It was reported that Feinstein actually said “The dogma lives loudly within you, and that’s of concern“. Think about that.

To me, the more important thing about this story is how comfortable secular people are about forcing their secular convictions down the throats of others. What they’re essentially saying is this: “I can use power to push my worldview onto you, and I can use power to stop you from living according to your convictions”. You can be certain that Diane Feinstein has answers to all of the same big questions that theists have answers to: “does God exist?” “did Jesus rise from the dead?” “is there a purpose to suffering and evil?” “is there life after death?”, etc. She has different answers to those same questions, but she wouldn’t accuse herself of having dogma. She feels very comfortable pushing her worldview through political power, but doesn’t think that theists ought to be able to do the same.

And this provides an interesting lesson for Christians: how did it come to be the case that Christian convictions are automatically perceived by secular leftist elites to be irrational and dangerous? Why is it that Christians shouldn’t be allowed to participate in politics, but atheists should, since they answer the same big questions with their respective worldviews? The answer is simple. Atheists perceive Christians as having a worldview that is not based on fact. And they perceive themselves as having a worldview that is based on fact. How did this happen?

Well, simply put, Christian leaders made it happen, by refusing to focus on apologetics and evangelism. For better or worse, Christian churches (from fundamentalist Pentecostal to conservative Presbyterian) have decided that evangelism and apologetics are not important enough to focus on at church. And the result of this is that as non-Christians work their way through school and into the workplace, they never encounter any intelligent Christians who have reasons and evidence for their beliefs. Not just Christian beliefs, but policy beliefs, too. The church has failed to teach their members and adherents the importance of having answers, and this (along with the Sexual Revolution) is one of the main reasons why America has gone secular.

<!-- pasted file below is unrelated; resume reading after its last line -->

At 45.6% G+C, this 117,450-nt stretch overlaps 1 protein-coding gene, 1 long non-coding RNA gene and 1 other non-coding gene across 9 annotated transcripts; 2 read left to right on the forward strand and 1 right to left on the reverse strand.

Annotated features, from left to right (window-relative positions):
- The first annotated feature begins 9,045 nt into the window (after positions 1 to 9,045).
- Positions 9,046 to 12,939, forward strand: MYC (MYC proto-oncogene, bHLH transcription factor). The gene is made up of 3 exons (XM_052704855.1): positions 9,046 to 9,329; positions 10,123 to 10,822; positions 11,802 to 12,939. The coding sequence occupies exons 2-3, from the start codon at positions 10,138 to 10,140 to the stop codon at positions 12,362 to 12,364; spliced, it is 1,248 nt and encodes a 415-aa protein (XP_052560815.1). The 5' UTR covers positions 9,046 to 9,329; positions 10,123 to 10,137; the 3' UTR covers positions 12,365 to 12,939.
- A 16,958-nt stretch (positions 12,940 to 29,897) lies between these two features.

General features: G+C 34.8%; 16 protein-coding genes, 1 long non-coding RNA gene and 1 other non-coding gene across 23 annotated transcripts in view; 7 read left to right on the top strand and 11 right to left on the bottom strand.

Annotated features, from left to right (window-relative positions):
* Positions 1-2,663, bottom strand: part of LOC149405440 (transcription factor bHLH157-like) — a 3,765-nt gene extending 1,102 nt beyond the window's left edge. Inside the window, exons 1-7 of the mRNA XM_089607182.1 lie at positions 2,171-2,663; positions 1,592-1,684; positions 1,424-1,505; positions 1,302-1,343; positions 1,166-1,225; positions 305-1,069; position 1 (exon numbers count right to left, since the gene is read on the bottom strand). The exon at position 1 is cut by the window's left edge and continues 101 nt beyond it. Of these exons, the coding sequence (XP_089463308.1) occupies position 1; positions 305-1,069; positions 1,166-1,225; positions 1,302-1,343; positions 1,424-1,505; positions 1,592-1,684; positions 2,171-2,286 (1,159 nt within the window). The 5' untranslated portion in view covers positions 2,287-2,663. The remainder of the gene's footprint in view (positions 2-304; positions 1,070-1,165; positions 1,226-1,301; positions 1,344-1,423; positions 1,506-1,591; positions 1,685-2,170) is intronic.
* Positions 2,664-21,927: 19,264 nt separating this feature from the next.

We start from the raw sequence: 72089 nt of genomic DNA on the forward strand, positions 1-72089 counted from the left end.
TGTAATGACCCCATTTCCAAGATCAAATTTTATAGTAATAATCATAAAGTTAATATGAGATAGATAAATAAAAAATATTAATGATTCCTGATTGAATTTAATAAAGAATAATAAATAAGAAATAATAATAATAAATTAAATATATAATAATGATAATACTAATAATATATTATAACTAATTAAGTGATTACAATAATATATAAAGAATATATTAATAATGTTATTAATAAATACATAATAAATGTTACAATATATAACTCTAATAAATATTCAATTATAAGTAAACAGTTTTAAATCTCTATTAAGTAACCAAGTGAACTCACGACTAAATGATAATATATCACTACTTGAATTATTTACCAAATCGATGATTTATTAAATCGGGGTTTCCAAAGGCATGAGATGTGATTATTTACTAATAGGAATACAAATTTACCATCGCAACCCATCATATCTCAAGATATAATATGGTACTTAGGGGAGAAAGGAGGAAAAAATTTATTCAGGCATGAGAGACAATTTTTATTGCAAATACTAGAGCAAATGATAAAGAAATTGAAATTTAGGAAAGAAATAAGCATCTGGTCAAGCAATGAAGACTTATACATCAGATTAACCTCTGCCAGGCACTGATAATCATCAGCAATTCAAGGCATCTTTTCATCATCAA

Even if you spend your childhood and teen years in church, you will never hear serious discussion of whether God really exists or whether the Bible is historically reliable. These things will be assumed to be true. You will be shamed if you ask questions, and you will even be shamed if you study apologetics to know how to answer these questions. This is considered pious by most church leaders, no matter what denomination you’re in. Atheists are not blind to the fact that most people who profess Christ are ignorant of competing views, and cannot explain why they hold their views using reason and evidence. And this is where the perception that Christians are too dangerous to be allowed to participate in politics comes from.

This past week, I had a conversation with a senior engineer about his beliefs. He had attended Christian schools K through 12, and Christian churches his entire life. It all ended for him the minute he hit college. I perceived that he had questions that had gone unanswered, and asked him if he had ever seen any formal debates on Christianity. His answer? “I did not know that such a thing even existed”. I sent him a couple of debates to watch, and we are going to have lunch to discuss his background, because he was open to a rational discussion of the evidence. It doesn’t matter what church you are in, you will almost certainly never see a formal debate on Christianity. Because of this lack of emphasis on open debate, we lose a lot of intelligent people the minute they hit the university campus.